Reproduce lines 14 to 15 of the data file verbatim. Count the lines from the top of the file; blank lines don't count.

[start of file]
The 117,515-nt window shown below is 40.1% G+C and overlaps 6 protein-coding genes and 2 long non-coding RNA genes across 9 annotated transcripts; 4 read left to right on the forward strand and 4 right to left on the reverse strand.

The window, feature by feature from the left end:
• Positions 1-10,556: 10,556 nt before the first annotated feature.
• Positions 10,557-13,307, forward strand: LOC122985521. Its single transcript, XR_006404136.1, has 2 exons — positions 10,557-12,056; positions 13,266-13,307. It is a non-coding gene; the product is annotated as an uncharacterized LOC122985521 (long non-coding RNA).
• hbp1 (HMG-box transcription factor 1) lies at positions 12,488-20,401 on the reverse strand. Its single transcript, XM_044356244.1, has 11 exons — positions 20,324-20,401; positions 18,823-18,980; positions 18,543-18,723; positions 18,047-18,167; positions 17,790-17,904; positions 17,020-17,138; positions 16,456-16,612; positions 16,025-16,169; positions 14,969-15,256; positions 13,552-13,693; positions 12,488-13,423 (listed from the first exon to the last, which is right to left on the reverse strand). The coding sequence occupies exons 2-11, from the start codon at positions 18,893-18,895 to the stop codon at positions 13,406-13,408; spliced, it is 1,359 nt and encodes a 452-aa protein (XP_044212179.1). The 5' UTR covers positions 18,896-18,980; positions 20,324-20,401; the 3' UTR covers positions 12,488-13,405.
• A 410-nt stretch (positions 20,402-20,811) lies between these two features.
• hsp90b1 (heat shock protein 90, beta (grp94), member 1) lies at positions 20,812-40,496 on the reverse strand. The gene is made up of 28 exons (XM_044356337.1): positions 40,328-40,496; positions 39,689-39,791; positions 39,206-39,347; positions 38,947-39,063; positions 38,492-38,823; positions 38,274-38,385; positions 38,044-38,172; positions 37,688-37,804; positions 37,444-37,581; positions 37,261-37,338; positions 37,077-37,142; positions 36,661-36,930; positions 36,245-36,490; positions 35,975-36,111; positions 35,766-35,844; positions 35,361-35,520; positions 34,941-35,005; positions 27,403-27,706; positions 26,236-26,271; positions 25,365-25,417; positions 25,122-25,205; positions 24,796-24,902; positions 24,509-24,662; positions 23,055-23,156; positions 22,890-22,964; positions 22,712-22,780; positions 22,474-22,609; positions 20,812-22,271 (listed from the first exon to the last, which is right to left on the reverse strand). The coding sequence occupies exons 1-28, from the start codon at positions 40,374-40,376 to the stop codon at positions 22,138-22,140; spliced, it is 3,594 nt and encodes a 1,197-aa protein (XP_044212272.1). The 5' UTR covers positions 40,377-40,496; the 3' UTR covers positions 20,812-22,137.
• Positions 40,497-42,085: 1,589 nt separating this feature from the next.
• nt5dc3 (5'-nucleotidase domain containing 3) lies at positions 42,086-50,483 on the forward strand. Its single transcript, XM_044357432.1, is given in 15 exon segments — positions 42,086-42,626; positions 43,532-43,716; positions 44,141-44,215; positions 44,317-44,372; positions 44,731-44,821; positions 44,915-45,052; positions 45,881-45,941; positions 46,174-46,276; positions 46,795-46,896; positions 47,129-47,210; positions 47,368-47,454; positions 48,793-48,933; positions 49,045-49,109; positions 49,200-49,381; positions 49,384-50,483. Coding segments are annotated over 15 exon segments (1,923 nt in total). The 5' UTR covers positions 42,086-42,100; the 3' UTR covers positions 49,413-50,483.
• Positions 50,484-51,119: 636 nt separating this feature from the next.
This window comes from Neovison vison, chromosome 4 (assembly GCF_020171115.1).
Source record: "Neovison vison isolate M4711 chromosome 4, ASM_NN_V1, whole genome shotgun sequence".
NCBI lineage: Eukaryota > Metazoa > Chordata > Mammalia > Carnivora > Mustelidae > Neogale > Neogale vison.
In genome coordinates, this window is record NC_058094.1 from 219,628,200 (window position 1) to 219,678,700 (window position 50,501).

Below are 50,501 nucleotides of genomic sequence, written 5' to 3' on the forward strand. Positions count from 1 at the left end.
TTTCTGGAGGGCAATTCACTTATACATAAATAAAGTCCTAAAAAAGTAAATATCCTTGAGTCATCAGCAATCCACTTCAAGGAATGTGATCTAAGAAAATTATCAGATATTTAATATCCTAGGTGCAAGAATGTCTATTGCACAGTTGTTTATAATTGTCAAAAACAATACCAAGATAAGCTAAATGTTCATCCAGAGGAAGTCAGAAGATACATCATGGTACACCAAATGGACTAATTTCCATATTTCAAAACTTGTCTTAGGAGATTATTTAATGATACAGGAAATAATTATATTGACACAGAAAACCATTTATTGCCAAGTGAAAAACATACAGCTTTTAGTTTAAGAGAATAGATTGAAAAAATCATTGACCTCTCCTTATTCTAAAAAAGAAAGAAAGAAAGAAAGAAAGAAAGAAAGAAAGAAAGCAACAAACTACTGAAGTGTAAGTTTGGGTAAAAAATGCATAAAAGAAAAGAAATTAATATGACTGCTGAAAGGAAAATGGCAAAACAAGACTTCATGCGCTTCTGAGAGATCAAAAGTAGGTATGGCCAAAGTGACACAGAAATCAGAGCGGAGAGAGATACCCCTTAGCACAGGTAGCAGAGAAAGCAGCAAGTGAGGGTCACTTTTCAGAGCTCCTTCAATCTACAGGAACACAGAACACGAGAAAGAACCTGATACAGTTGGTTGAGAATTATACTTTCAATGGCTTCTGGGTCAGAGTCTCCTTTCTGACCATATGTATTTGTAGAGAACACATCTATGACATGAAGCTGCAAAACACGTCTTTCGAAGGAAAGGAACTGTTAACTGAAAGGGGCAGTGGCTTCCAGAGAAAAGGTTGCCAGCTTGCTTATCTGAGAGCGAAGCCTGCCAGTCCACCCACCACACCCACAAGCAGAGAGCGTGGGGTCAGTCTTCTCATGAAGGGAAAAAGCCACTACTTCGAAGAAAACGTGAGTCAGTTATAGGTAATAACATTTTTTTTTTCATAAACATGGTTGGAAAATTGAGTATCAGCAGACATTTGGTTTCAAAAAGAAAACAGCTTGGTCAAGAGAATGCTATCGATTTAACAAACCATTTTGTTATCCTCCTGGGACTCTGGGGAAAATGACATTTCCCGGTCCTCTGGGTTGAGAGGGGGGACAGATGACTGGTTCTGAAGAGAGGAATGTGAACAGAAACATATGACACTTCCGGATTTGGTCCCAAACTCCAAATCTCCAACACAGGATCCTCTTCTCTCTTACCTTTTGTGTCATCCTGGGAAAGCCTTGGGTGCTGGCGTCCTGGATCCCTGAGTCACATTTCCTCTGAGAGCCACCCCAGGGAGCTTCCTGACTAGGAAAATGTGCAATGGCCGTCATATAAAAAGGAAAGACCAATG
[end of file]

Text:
In genome coordinates, this window is record NC_058094.1 from 219,628,200 (window position 1) to 219,678,700 (window position 50,501).

Below are 50,501 nucleotides of genomic sequence, written 5' to 3' on the forward strand. Positions count from 1 at the left end.